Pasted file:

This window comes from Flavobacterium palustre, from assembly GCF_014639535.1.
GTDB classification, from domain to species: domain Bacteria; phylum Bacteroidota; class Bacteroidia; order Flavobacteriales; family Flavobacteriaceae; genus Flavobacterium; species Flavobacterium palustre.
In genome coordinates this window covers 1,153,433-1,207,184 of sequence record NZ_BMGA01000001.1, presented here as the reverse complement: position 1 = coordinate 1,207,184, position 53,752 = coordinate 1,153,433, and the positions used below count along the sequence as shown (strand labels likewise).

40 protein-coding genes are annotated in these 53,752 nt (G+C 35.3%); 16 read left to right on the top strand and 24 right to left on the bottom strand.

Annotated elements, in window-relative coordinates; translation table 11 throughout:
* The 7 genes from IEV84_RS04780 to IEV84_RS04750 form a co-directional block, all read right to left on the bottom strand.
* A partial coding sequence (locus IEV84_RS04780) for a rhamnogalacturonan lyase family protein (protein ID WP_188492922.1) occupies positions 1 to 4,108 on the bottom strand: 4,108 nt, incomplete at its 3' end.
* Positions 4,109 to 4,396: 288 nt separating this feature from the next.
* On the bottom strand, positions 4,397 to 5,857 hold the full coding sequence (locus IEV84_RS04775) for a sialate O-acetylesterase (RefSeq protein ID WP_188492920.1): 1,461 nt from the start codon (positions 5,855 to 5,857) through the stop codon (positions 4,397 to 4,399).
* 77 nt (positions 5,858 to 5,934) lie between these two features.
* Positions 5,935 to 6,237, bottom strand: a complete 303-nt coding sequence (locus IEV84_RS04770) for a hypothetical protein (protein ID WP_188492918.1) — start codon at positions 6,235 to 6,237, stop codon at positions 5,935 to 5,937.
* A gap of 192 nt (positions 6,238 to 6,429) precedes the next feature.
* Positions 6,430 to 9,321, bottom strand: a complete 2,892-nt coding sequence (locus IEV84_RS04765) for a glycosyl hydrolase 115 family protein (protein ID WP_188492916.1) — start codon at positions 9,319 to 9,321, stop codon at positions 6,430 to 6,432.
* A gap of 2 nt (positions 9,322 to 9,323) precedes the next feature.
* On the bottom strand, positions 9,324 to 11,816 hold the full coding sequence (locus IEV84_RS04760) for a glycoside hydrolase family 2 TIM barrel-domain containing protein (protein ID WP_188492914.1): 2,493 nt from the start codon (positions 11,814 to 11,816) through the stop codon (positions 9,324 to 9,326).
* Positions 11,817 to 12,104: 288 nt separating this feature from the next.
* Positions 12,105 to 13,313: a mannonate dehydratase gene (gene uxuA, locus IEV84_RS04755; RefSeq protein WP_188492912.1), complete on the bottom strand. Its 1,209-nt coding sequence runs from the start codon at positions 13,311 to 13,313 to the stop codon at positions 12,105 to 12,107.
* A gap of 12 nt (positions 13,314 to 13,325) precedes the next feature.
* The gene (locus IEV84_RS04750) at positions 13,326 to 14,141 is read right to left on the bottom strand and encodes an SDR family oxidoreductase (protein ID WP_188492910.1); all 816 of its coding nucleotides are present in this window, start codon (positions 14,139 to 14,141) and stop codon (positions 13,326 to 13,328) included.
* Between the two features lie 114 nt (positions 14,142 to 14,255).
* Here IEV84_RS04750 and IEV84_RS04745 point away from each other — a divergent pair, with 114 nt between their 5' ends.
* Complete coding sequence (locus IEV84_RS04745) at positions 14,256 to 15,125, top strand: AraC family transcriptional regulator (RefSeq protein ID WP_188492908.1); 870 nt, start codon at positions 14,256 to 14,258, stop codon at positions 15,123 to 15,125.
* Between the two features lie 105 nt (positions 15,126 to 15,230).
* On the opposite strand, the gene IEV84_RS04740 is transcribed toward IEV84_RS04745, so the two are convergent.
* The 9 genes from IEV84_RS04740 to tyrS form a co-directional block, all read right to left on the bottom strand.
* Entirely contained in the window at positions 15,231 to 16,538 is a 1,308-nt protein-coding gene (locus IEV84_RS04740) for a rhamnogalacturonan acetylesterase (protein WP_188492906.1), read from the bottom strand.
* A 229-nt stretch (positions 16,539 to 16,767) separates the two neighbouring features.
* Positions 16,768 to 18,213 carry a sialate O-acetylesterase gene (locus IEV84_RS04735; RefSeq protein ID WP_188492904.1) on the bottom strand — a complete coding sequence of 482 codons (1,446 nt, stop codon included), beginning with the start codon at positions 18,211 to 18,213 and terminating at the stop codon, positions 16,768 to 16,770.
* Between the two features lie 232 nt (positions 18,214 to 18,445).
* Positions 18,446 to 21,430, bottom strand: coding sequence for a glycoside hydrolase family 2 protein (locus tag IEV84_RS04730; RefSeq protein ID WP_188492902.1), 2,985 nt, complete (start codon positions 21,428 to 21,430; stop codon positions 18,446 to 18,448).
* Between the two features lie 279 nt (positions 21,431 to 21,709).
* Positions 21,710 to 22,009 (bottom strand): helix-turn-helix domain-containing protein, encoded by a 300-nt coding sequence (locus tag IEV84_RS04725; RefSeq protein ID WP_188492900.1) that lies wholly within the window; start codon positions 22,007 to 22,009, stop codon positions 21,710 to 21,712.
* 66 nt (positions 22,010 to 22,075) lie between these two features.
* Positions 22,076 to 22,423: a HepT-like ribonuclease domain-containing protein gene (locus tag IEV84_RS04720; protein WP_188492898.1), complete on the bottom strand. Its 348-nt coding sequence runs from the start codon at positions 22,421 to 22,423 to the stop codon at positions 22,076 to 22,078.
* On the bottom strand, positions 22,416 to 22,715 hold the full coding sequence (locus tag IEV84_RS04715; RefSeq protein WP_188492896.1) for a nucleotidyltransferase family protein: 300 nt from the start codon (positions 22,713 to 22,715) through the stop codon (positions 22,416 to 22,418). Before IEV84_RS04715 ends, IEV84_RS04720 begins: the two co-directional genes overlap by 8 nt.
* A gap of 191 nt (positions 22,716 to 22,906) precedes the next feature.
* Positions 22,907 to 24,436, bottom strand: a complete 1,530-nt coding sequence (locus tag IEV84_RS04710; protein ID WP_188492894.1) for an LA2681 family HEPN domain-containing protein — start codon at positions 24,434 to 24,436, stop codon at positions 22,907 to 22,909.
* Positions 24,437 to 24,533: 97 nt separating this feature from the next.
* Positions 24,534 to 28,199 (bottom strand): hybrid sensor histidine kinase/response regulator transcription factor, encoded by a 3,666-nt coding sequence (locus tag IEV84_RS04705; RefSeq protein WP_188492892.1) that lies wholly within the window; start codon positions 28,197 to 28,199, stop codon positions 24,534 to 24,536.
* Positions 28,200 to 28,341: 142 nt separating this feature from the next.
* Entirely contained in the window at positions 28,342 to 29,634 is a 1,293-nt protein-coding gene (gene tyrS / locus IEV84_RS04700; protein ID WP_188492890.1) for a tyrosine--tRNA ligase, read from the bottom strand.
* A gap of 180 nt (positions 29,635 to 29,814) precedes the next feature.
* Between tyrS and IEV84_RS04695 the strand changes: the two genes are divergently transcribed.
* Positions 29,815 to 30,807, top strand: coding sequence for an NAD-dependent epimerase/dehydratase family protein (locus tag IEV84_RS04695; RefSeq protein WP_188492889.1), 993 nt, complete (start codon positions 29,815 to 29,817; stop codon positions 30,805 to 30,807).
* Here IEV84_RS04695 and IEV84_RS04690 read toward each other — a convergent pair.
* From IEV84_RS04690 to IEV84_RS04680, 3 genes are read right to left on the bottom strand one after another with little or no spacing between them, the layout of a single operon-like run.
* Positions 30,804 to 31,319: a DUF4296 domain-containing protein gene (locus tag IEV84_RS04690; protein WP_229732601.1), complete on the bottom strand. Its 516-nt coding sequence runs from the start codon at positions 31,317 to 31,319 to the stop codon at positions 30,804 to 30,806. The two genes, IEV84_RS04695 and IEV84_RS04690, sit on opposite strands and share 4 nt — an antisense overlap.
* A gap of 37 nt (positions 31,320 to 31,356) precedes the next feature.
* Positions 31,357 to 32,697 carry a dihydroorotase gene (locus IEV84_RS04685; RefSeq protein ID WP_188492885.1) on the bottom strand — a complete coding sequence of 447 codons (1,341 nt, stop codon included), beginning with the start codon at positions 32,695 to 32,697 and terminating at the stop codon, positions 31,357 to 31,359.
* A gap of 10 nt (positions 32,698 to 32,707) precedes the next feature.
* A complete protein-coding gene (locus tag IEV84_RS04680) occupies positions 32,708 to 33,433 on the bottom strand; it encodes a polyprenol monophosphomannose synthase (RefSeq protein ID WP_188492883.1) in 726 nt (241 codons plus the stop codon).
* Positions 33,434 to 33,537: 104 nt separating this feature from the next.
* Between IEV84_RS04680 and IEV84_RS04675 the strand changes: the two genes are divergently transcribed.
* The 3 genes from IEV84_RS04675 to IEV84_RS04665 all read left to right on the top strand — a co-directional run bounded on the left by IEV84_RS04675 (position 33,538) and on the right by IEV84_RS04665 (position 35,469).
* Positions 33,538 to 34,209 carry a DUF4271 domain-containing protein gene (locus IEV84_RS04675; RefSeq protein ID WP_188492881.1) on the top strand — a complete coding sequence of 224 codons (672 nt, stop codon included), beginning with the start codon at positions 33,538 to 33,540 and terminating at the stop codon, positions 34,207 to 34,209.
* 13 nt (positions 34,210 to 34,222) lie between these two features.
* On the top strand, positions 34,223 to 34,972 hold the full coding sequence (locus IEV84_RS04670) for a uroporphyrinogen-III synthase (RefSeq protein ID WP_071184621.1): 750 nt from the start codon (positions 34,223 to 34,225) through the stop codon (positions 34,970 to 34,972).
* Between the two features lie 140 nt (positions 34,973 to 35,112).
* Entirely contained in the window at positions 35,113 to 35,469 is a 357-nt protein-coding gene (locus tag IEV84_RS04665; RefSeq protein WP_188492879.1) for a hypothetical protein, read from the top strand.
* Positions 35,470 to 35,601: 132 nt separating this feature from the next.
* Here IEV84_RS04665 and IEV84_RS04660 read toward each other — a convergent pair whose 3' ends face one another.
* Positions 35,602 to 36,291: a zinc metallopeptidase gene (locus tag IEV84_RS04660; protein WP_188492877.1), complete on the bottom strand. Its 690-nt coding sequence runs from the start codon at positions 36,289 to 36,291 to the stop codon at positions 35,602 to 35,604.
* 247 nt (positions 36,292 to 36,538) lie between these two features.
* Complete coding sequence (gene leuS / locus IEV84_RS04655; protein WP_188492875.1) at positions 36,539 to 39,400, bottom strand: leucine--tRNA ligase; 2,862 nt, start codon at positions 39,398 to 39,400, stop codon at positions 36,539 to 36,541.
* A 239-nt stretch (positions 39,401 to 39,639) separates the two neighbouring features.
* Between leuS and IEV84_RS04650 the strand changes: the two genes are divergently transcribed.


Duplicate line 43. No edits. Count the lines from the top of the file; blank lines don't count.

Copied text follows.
* Between tyrS and IEV84_RS04695 the strand changes: the two genes are divergently transcribed.